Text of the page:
There’s been a flurry of posts lately spurred by Ferns’ post here, in which she notes a trend in behavior:
“Well, if the submissive doesn’t want to do it, then a good dominant will understand and not make them.”
And what I have seen is that the ‘it’ in that statement extends to *everything*.
And her response to this attitude is:
“That’s great kids, but *how is that submission?!*“
The answer is simple and unambiguous. That behavior is not submission. The OED says that to submit is “to surrender oneself to judgment, criticism, correction, a condition, treatment, etc; to consent to undergo or abide by a condition, etc.” The behavior Ferns describes does not fit the bill. I’m not questioning that person’s right to identify as submissive, because identity is an aggregate of actions and paradigms and ideas that are not always exemplified in every act and that’s fine. If a person identifies as submissive but never submits, it might be worth asking if s/he might mean another word (fetishist, bottom, masochist) much the way you’d question someone who identifies as a vegetarian but eats meat regularly, but that’s a separate issue. My point here is that Ferns is absolutely right to look at this behavior and assert that it is not an act of submission.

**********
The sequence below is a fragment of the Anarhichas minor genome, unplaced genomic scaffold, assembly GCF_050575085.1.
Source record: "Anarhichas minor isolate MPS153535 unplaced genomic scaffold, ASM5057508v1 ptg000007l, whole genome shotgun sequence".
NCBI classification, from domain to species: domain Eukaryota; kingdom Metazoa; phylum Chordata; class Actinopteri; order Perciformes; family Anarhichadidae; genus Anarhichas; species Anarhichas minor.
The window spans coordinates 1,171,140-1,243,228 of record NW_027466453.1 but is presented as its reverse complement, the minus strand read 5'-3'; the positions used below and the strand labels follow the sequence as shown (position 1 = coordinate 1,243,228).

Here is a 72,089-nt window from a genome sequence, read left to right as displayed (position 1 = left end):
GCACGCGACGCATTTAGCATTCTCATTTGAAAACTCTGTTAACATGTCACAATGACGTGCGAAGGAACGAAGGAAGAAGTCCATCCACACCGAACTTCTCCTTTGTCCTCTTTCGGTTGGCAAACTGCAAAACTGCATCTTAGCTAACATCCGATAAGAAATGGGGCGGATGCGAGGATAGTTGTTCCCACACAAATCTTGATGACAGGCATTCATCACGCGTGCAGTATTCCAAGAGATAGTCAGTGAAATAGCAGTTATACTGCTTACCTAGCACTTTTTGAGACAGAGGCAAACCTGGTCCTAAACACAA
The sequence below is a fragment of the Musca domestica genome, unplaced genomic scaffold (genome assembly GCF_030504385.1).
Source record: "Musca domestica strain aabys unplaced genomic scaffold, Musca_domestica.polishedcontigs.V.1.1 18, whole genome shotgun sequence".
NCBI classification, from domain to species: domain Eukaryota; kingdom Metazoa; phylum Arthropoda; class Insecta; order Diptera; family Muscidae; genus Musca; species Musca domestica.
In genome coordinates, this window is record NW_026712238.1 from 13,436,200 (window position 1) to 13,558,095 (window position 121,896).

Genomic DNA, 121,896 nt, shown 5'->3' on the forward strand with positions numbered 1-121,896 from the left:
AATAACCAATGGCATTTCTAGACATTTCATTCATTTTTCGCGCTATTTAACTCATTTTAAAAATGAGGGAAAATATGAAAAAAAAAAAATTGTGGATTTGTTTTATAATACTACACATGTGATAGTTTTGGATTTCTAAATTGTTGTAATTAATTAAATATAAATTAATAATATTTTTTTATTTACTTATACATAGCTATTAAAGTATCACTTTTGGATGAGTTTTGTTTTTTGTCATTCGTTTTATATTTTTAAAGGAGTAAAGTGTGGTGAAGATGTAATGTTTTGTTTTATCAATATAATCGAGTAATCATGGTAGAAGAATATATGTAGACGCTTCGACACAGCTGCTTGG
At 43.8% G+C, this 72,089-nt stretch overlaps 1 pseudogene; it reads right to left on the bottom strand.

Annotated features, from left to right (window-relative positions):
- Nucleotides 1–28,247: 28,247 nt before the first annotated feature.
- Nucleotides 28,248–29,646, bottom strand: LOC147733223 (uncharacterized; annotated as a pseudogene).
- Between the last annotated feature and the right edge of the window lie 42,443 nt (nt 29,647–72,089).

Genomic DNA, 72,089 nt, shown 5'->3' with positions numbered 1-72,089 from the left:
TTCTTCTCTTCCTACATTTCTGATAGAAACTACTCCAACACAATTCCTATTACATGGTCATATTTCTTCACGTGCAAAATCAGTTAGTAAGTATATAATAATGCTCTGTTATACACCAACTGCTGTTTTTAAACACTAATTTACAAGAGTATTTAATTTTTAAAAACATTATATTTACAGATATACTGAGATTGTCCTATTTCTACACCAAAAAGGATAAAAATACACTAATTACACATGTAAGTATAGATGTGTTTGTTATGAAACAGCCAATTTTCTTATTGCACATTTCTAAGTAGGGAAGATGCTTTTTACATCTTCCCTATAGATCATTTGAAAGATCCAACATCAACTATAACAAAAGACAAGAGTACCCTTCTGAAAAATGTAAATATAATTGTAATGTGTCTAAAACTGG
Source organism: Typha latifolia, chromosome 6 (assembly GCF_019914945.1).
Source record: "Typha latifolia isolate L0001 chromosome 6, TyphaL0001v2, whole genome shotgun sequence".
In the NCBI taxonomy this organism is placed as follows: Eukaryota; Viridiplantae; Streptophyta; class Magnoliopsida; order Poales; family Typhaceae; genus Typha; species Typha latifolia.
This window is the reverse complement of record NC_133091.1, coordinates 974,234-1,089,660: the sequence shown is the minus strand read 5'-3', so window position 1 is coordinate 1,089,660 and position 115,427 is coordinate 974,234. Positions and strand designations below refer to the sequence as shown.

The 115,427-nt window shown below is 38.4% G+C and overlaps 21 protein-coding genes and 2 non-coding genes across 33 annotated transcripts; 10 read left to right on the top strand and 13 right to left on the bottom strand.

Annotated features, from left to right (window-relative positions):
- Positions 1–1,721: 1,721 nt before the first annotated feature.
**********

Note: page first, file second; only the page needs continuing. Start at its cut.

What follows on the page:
Kink in Exile followed this up with her own response, centered around the (also completely correct) statement that “anything short of respecting your partner’s boundaries is coercion at best.”
Here I’m going to start making assumptions. I think Ferns was referring to something like the dictionary definition of submitting quoted above, and that her annoyance stems from the idea that if a person agrees to do something, either in a specific instance or as part of a relationship dynamic, deciding not to do that thing is not, and should not be called submission. She has pointed out before that this is how one breaks a D/s dynamic. Does a submitting partner have the right to say “no” to any and everything under the sun? You bet. But a dominant person is going to be justifiably upset if her submissive is going to continually ignore the conditions of the relationship he’s agreed to. Spouse and I don’t have a power dynamic, but if I say I’ll drive him to pick up his car from the shop and then wake up in the morning and decide I’d rather sleep an extra half hour, he’s going to be pissed the hell off. I agreed to do a thing. He made plans based on the fact that he trusts me to keep my word. Taking these agreements lightly will be damaging to any relationship . Are there extenuating circumstances? Sure. The response in those cases, in or out of a D/s context, is “This thing came up, and I feel it is legitimately more important than our agreement/it is now impossible for me to do what I said. I’m sorry.”